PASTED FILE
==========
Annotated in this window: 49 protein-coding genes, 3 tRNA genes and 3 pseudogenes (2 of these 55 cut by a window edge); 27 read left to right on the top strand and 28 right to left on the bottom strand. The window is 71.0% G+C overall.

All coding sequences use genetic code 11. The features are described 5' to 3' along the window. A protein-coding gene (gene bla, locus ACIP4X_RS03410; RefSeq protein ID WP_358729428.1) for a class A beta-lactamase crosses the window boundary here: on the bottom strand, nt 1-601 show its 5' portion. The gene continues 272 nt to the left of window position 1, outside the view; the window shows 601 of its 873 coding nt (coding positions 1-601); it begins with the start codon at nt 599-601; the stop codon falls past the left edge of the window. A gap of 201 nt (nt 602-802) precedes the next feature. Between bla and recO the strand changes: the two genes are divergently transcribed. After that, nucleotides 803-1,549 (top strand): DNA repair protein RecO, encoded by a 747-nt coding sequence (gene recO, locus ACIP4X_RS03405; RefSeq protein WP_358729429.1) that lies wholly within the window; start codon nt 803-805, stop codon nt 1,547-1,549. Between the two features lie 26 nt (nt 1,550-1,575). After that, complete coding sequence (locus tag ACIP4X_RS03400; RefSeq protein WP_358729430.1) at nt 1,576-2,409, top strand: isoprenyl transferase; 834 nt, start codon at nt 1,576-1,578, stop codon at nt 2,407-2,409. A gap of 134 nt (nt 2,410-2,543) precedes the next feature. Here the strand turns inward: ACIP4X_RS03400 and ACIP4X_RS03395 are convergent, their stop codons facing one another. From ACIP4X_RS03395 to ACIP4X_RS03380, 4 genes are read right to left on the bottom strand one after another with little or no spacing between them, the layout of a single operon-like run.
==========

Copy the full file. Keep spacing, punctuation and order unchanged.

Annotated in this window: 49 protein-coding genes, 3 tRNA genes and 3 pseudogenes (2 of these 55 cut by a window edge); 27 read left to right on the top strand and 28 right to left on the bottom strand. The window is 71.0% G+C overall.

All coding sequences use genetic code 11. The features are described 5' to 3' along the window. A protein-coding gene (gene bla, locus ACIP4X_RS03410; RefSeq protein ID WP_358729428.1) for a class A beta-lactamase crosses the window boundary here: on the bottom strand, nt 1-601 show its 5' portion. The gene continues 272 nt to the left of window position 1, outside the view; the window shows 601 of its 873 coding nt (coding positions 1-601); it begins with the start codon at nt 599-601; the stop codon falls past the left edge of the window. A gap of 201 nt (nt 602-802) precedes the next feature. Between bla and recO the strand changes: the two genes are divergently transcribed. After that, nucleotides 803-1,549 (top strand): DNA repair protein RecO, encoded by a 747-nt coding sequence (gene recO, locus ACIP4X_RS03405; RefSeq protein WP_358729429.1) that lies wholly within the window; start codon nt 803-805, stop codon nt 1,547-1,549. Between the two features lie 26 nt (nt 1,550-1,575). After that, complete coding sequence (locus tag ACIP4X_RS03400; RefSeq protein WP_358729430.1) at nt 1,576-2,409, top strand: isoprenyl transferase; 834 nt, start codon at nt 1,576-1,578, stop codon at nt 2,407-2,409. A gap of 134 nt (nt 2,410-2,543) precedes the next feature. Here the strand turns inward: ACIP4X_RS03400 and ACIP4X_RS03395 are convergent, their stop codons facing one another. From ACIP4X_RS03395 to ACIP4X_RS03380, 4 genes are read right to left on the bottom strand one after another with little or no spacing between them, the layout of a single operon-like run.